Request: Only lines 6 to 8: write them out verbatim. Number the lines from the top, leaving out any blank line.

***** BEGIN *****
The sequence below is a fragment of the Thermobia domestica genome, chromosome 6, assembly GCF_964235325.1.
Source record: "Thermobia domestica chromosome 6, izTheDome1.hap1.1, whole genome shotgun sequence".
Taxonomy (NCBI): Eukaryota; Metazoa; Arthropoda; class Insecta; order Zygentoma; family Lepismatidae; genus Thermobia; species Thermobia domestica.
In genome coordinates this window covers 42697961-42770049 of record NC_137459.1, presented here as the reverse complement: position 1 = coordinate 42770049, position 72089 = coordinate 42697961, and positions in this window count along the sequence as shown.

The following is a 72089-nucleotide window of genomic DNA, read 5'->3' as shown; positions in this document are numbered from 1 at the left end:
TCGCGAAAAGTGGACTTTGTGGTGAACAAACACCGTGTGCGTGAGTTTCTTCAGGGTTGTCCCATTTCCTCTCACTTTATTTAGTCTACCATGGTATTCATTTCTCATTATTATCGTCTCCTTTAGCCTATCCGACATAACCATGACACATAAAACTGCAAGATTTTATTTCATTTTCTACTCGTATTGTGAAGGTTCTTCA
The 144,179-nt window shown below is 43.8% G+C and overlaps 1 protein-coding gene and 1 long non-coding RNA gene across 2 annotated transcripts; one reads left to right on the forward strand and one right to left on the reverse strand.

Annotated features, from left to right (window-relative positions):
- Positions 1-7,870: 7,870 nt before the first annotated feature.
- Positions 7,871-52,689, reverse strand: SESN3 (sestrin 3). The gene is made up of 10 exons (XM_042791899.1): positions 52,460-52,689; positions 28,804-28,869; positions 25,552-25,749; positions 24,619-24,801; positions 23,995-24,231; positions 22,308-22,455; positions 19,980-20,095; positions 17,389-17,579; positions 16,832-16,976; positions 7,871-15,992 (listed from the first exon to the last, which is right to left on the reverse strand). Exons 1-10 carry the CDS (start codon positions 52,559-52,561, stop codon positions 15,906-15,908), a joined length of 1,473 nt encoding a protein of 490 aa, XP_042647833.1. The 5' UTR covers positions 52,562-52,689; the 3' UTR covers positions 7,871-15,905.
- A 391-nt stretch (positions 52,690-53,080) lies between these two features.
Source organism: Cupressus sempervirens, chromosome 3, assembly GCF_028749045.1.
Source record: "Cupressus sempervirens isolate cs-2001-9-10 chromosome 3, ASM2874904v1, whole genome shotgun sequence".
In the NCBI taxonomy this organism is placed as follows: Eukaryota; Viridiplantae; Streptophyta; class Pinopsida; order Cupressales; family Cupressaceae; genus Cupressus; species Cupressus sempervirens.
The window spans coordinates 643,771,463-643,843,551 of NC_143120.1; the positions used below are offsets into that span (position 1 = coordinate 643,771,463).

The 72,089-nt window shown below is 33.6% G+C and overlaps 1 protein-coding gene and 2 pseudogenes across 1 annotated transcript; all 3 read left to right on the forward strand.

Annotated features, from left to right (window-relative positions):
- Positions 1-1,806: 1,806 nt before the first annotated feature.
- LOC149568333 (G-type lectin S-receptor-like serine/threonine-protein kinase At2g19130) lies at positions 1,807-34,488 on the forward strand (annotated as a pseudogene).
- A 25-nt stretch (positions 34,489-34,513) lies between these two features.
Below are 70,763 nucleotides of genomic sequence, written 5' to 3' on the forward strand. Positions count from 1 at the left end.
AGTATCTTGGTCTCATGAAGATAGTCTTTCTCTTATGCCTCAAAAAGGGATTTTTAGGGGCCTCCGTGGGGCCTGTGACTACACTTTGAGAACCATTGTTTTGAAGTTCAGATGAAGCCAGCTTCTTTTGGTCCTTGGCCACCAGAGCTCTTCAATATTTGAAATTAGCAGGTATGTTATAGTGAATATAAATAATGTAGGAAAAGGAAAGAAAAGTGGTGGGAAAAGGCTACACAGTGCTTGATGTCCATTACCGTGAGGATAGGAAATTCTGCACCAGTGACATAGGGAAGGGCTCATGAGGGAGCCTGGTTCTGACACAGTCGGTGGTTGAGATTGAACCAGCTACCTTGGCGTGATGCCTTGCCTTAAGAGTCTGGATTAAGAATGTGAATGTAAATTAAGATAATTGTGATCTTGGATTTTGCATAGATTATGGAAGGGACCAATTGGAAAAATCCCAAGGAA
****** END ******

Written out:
TCGCGAAAAGTGGACTTTGTGGTGAACAAACACCGTGTGCGTGAGTTTCTTCAGGGTTGTCCCATTTCCTCTCACTTTATTTAGTCTACCATGGTATTCATTTCTCATTATTATCGTCTCCTTTAGCCTATCCGACATAACCATGACACATAAAACTGCAAGATTTTATTTCATTTTCTACTCGTATTGTGAAGGTTCTTCA
The 144,179-nt window shown below is 43.8% G+C and overlaps 1 protein-coding gene and 1 long non-coding RNA gene across 2 annotated transcripts; one reads left to right on the forward strand and one right to left on the reverse strand.

Annotated features, from left to right (window-relative positions):